Criminal charges against a single black mother and conviction of another for sending their children to schools in districts in which they are not residents provide yet more indications of deep problems in our country.
In one case, a single, homeless black mother in Connecticut is now charged with larceny for supposedly “stealing” $15,686 in education services because she sent her five-year-old son to kindergarten in a school district where she doesn’t live by using her babysitter’s address.
Earlier this year, a single black mother in Ohio was convicted and sentenced to 10 days in jail and three years probation for using her father’s address so her daughters could attend better and safer schools.
Did these women break the law? Technically, yes. But I would call this reality the 2011 version of the Fugitive Slave Act.
Public school reality today for black kids keeps them incarcerated in failing, dangerous schools. It’s evidence of the indomitable human spirit that, despite horrible circumstances, many low-income unmarried black mothers understand the importance of getting their child educated and will do whatever it takes to get their kid into a decent school. And yet when they try, they are convicted, jailed, fined, and sent back to the plantation.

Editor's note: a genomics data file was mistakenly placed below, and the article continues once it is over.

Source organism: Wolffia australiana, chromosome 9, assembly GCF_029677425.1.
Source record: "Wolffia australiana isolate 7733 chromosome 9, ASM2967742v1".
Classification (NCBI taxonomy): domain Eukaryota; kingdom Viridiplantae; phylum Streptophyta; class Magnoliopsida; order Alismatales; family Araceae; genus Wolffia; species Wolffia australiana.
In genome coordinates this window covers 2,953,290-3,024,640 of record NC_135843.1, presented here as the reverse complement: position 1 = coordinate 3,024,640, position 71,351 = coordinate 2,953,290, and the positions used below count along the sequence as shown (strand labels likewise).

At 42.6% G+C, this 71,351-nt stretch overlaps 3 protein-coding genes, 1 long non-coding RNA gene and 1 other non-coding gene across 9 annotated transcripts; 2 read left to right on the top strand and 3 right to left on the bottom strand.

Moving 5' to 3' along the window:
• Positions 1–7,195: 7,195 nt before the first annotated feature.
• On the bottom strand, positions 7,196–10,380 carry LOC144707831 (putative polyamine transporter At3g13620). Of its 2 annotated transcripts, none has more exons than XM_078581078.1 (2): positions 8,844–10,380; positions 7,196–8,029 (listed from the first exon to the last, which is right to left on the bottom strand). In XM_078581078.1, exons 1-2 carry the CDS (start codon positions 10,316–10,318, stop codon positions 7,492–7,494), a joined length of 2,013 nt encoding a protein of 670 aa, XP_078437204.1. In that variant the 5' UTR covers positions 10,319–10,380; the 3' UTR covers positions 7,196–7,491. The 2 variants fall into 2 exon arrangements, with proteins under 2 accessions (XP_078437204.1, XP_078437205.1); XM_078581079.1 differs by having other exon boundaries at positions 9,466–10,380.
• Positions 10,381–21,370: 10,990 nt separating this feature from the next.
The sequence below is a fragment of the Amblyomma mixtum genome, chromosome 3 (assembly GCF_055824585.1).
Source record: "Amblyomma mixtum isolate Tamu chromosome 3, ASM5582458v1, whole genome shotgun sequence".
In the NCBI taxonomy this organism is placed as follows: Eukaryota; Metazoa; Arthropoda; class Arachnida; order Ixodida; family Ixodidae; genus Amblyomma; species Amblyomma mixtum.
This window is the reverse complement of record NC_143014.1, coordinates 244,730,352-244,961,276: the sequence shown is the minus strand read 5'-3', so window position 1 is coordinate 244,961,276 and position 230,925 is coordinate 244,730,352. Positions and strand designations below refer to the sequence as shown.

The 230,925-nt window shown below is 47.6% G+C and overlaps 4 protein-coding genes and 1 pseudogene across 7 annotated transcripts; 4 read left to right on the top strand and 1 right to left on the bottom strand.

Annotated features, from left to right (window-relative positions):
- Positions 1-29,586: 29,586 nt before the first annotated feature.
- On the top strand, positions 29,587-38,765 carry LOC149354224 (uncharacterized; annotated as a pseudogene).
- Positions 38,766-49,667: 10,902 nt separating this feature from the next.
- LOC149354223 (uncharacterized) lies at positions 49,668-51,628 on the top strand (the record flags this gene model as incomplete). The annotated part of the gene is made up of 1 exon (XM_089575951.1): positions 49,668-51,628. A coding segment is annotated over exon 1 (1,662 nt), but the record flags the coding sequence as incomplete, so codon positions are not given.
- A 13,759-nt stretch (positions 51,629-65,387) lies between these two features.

The NAACP is working on behalf on the Connecticut mother, questioning the severity and possible racial implications of the charges. Supposedly there have been 26 recent cases of kids removed from this district because of residency issues but with no criminal charges. Why suddenly charges against this particular woman?
But let’s not forget that the NAACP has consistently opposed school voucher initiatives and has been a stalwart defender of the public school system that traps these kids and prohibits the freedom and flexibility that these mothers seek.
Here and there around the country, blacks are waking up to the importance of education freedom.
In Illinois, black pastor and state Sen. James Meeks has been fighting for vouchers that would give kids trapped in Chicago’s failing schools a way out. The D.C. Scholarship program, now being revived by House Republicans, was initiated by black mother Virginia Walden Ford.
Nothing contributes more to the growing income gaps in the country than disparities in education, and the impact continues to grow.
We shouldn’t be returning black children to public school plantations and punishing their mothers. They need education freedom and school choice. This is the civil rights issue of our time.
Star Parker is president of CURE, the Center for Urban Renewal and Education. Her columns are syndicated by the Scripps Howard News Service.